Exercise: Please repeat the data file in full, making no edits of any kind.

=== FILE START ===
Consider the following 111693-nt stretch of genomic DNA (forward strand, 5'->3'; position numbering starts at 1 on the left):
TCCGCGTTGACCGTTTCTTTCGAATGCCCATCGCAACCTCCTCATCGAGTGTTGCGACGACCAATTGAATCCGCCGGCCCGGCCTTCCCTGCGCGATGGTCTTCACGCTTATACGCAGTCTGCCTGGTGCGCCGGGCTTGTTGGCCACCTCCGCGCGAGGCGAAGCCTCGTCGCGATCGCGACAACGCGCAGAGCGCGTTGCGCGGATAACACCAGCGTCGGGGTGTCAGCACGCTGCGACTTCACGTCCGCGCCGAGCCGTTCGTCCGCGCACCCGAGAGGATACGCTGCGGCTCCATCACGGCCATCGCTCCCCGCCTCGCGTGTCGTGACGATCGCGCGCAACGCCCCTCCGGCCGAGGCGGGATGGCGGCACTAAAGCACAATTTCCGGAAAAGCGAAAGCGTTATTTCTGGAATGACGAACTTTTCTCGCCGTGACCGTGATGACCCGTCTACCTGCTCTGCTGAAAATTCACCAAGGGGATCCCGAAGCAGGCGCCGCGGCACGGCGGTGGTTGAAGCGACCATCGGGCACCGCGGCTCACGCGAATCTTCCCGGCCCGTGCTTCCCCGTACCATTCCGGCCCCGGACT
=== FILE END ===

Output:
Consider the following 111693-nt stretch of genomic DNA (forward strand, 5'->3'; position numbering starts at 1 on the left):
TCCGCGTTGACCGTTTCTTTCGAATGCCCATCGCAACCTCCTCATCGAGTGTTGCGACGACCAATTGAATCCGCCGGCCCGGCCTTCCCTGCGCGATGGTCTTCACGCTTATACGCAGTCTGCCTGGTGCGCCGGGCTTGTTGGCCACCTCCGCGCGAGGCGAAGCCTCGTCGCGATCGCGACAACGCGCAGAGCGCGTTGCGCGGATAACACCAGCGTCGGGGTGTCAGCACGCTGCGACTTCACGTCCGCGCCGAGCCGTTCGTCCGCGCACCCGAGAGGATACGCTGCGGCTCCATCACGGCCATCGCTCCCCGCCTCGCGTGTCGTGACGATCGCGCGCAACGCCCCTCCGGCCGAGGCGGGATGGCGGCACTAAAGCACAATTTCCGGAAAAGCGAAAGCGTTATTTCTGGAATGACGAACTTTTCTCGCCGTGACCGTGATGACCCGTCTACCTGCTCTGCTGAAAATTCACCAAGGGGATCCCGAAGCAGGCGCCGCGGCACGGCGGTGGTTGAAGCGACCATCGGGCACCGCGGCTCACGCGAATCTTCCCGGCCCGTGCTTCCCCGTACCATTCCGGCCCCGGACT